Aug. 12 (Bloomberg) -- “Let them in, I’m only the host!” Leonard Riggio said on Friday night, to a guard stationed at his front door who had been asking arrivals to enter through the side porch.
The set-up at his home in Bridgehampton was for Guild Hall’s annual benefit. The chairman, founder and largest shareholder of Barnes & Noble Inc. said he agreed to host the event out of affection for the artist Chuck Close.
The gala’s first stop was a viewing of a new Close exhibition at Guild Hall, an arts venue about seven miles down the road in East Hampton. Lou Reed -- who had a liver transplant in May -- posed in front of a tapestry based on a photograph of him, with Pace Gallery’s Arne Glimcher looking on.
Later Riggio stood in his foyer to welcome friends and strangers in front of an embroidered patchwork of color, one of five works by Alighiero Boetti on display. The Italian artist had a retrospective at the Museum of Modern Art, New York, last year.
Leading an informal tour, Riggio walked into the dining room, past Ed Ruscha’s “Era Ends,” hanging opposite Andy Warhol’s “The Last Supper.” Here too was a 1930s Murano chandelier hanging over the table and eight chairs.
The den featured an impressive wall of books and no discernible shelving system -- a Barnes & Noble customer’s nightmare.
A guide to magic was placed near a guide to Ireland’s golf courses, a history of American poetry and a Lee Child thriller.
As night fell, guests gathered for dinner. Alec Baldwin and Hilaria Thomas sat with Melville Straus, chairman of Guild Hall and founder of Straus Asset Management LLC. Others included Morris Mark of Mark Asset Management Corp. and Lenard Tessler, of private equity company Cerberus Capital Management LP.
Michael Lynne, honored for leading Guild Hall’s museum committee, arranged for his Bedell Cellars wines on the tables, including a white with Barbara Kruger label art.
At the auction, two Cindy Sherman silver gelatin prints sold for $10,000, and an Eric Fischl painting of elegant people on the beach went for more than $120,000.
Baldwin turned down a request from Guild Hall executive director Ruth Appelhof to auction naming rights for his child, instead pushing a yacht ride with him as host.
“We’re gonna get smashed on a boat,” he said. It sold for more than $7,000.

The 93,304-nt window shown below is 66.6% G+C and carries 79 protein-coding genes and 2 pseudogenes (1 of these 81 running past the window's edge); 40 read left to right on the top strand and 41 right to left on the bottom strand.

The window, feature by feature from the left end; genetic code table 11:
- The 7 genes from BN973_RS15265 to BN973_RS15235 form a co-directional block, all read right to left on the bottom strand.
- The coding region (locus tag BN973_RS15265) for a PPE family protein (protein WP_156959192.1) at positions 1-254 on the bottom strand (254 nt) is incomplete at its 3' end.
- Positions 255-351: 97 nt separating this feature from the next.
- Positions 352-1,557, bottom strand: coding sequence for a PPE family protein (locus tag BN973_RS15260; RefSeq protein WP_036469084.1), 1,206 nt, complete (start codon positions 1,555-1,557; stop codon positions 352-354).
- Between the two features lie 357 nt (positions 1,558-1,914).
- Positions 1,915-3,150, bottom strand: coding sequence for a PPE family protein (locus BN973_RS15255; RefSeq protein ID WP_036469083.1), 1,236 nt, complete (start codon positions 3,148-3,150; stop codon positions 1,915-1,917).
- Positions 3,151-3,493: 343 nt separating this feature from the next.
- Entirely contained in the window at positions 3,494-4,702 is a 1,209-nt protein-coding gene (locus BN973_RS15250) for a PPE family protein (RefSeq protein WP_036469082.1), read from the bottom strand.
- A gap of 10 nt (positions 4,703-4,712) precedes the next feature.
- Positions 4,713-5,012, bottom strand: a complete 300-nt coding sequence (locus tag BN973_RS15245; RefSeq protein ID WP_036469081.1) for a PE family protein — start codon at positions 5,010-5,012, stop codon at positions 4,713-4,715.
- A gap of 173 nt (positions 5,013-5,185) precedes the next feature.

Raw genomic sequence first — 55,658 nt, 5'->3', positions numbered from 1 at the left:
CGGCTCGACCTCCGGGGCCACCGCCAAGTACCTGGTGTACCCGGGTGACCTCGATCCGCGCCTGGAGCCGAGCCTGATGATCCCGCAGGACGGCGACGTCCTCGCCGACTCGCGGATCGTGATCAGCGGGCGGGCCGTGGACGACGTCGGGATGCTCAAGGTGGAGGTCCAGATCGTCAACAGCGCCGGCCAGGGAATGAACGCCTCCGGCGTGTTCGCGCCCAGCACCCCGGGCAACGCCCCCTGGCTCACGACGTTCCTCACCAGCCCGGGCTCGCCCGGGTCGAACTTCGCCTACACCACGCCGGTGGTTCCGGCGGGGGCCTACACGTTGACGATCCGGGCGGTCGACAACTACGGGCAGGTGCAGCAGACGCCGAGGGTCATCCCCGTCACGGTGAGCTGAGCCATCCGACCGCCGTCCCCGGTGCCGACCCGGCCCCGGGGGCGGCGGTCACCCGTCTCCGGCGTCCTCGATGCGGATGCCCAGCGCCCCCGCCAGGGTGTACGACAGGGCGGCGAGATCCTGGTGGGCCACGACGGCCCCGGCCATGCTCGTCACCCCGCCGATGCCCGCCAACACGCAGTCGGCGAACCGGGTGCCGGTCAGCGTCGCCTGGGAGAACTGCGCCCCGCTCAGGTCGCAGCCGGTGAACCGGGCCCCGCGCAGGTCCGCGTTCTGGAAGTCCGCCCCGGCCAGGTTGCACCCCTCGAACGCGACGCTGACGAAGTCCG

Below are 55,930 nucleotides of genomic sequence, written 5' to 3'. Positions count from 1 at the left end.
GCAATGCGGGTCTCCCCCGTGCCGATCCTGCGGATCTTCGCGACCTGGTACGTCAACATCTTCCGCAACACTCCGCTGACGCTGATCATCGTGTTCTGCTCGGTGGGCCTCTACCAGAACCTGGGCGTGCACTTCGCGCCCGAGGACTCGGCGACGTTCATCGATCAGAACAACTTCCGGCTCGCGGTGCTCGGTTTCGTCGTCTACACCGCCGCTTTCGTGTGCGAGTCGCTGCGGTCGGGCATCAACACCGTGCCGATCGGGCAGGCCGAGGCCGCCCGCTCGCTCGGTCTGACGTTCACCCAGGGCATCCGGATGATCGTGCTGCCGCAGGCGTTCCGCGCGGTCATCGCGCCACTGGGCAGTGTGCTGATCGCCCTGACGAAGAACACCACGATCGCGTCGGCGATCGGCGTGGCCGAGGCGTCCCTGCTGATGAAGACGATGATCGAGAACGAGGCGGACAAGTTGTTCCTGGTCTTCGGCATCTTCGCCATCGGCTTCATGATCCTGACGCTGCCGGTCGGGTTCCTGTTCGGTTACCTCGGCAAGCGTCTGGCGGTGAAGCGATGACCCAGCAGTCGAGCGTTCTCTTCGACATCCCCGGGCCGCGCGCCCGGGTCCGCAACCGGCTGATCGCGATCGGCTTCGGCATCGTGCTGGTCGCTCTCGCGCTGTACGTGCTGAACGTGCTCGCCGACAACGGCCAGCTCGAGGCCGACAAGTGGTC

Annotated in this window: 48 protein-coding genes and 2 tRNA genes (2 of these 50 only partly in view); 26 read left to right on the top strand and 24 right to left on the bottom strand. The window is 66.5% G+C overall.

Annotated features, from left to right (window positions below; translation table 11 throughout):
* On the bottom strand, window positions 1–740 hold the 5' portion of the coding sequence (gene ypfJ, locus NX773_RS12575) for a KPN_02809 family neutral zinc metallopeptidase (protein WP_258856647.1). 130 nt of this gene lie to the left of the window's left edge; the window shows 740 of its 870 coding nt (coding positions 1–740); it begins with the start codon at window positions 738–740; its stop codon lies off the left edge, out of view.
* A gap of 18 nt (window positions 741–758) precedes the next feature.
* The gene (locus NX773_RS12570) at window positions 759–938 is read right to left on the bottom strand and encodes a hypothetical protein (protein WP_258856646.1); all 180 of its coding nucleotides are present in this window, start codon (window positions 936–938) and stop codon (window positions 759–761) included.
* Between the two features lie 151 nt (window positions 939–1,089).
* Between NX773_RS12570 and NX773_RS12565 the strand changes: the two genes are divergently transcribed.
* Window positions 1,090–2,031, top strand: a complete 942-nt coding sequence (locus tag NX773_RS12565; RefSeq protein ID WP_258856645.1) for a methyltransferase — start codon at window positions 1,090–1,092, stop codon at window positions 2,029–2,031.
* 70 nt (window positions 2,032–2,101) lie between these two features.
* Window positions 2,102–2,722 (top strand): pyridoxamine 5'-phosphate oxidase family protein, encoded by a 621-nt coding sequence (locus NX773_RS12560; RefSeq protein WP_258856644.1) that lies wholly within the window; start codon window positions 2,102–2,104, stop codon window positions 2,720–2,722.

This all took place under a tent on the front lawn not far from a Richard Serra sculpture, like those at Dia: Beacon, which Riggio helped build.
“Thanks for falling for that trick of paying the extra few bucks to get into the house,” Riggio joked with the 300 guests.
Louise Riggio said she and her husband bought the house in 1979, when the area still felt like the country. The property has 150-year-old horse-chestnut trees, she said.
And what of that new tree-saving gadget, the Nook e-reader? None had been spotted inside the house.
“Mine is by the bed,” she said.
Gwyneth Paltrow and her husband, Chris Martin of Coldplay, brought their children Apple and Moses to Authors’ Night on Saturday, a fundraiser for East Hampton Library. Paltrow signed copies of her cookbook “It’s All Good,” with “love” and a heart. (Try the “Corn, Korean Style,” page 158.)
Martin took the kids around, and said hello to “Get Lucky” star Nile Rodgers, who wrote “Le Freak,” a memoir about his band Chic. Afterward, Paltrow was guest of honor at a dinner at the home of Spence classmate Carrie Karasyov and her husband, Sterne Agee media and entertainment senior analyst Vasily Karasyov, while art dealer Larry Gagosian hosted a dinner for music executive Clive Davis of Sony Corp.
The Library raises 10 percent of its operating budget from the event, said director Dennis Fabiszak.
And yes, Alec and Hilaria were there too.
(Amanda Gordon is a writer and photographer for Muse, the arts and leisure section of Bloomberg News. Any opinions expressed are her own.)
Muse highlights include Richard Vines on food and Elin McCoy on wine.
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